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Monday Moment: Here’s where it ends

Emma Grey

Last Thursday, I received a copy in the mail of a book to which my husband, Jeff, contributed a chapter.

It was the last thing he ever wrote. He was meant to present a paper on it at a conference the weekend after he died, and someone courageously read his words during that session, instead.

Seeing his last words in print, powerfully intelligent as always, was bittersweet (with an emphasis on the ‘bitter’, though I’d prefer a different word: sad, poignant, heartbreaking).

Even more difficult to absorb was the fact that his chapter was published incomplete. The editor wrote: “Jeff Grey’s original text, recovered from his computer in the days after his death in July 2016, ends there.” It just ends, right in the middle of a clever thought …

By Thursday night I was a mess because of this, and other stressors, and meeting my son’s teachers to discuss our approach for Father’s Day activities at school. I was so distraught I had to pack the kids in the car and visit a friend for chicken soup, tea and a shoulder to cry on.

So much about sudden loss involves abruptness. Things left exactly as they were. Discarded clothes lying at the foot of the bed or in the dryer. Glasses upturned on a book ready for the next day. Bills in a pile to be paid. Everything incomplete.

His chapter might be unfinished, but it’s valuable. We have an obsession with ‘completion’. We feel anxious when things are left undone. Our brains struggle if we don’t conclude something. We’re led to believe some things are ‘wasted’ if they’re not drawn to a full close.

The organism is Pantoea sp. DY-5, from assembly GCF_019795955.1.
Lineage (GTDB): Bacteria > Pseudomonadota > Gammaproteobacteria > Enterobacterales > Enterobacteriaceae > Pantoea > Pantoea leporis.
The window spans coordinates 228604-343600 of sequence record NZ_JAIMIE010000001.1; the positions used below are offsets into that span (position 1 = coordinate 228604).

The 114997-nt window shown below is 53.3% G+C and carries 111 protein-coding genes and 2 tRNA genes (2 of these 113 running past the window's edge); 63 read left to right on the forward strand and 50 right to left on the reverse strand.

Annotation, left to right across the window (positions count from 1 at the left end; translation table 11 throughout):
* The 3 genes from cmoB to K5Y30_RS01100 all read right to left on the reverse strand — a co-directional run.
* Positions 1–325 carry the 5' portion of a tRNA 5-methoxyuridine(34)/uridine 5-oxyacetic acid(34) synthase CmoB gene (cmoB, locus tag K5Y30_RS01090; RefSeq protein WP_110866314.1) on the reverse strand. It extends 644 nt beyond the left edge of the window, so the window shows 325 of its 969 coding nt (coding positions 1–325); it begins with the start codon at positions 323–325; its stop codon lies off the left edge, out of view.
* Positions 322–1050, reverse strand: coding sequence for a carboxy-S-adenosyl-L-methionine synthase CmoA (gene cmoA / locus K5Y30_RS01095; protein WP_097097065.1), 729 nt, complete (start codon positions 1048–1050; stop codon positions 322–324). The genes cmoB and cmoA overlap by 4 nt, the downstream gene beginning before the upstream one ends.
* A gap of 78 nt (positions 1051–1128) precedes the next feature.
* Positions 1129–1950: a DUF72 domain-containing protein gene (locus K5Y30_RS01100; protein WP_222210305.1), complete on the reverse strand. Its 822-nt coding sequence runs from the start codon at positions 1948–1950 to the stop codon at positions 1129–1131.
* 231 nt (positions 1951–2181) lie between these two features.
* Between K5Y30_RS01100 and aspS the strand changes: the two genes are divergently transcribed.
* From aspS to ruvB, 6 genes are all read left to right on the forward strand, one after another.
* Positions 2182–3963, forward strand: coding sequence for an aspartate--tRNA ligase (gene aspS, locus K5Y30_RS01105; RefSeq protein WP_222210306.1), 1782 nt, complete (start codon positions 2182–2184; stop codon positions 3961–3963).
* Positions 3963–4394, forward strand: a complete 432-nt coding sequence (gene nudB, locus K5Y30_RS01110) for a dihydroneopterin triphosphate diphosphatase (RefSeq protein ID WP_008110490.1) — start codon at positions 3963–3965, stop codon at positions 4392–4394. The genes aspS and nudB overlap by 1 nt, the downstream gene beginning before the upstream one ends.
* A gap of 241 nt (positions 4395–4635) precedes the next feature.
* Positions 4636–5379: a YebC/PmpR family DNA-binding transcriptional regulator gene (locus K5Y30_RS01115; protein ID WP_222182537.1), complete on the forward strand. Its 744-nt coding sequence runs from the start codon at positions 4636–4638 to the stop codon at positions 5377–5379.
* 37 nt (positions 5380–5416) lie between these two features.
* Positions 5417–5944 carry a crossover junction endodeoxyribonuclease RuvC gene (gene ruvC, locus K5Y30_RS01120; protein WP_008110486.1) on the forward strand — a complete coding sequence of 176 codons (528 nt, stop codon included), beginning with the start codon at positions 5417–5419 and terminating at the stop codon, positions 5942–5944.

It’s not always true. Sometimes getting part of the way there is just as valuable as ending something. Sometimes pressing through just for the sake of completion is far more wasteful of time than drawing a line in the sand, ceasing, and doing something different.

When my time is up, I don’t think I want to step out of life with everything tied neatly in a bow. I want to step out mid-sentence, as Jeff did. Still thinking and planning and dreaming of a future that is never guaranteed for any of us.


Emma Grey

Emma Grey is the Canberra-based author of ‘Wits’ End Before Breakfast! Confessions of a Working Mum’ and ‘Unrequited: Girl Meets Boy Band’. She’s director of the life-balance consultancy, WorkLifeBliss and co-founder of a fresh approach to time-management, My 15 Minutes. She lives just over the ACT border with her two teen daughters and young son. More about the Author

  • Ms Jennifer

    Emma, thank you for sharing this intimate part of your life (and childrens) it really makes you pause and think about how things don’t need to be perfect, don’t need to be complete and to accept and cherish things way they are.
    I am amazed by your strength and I hope you find peace and happiness x

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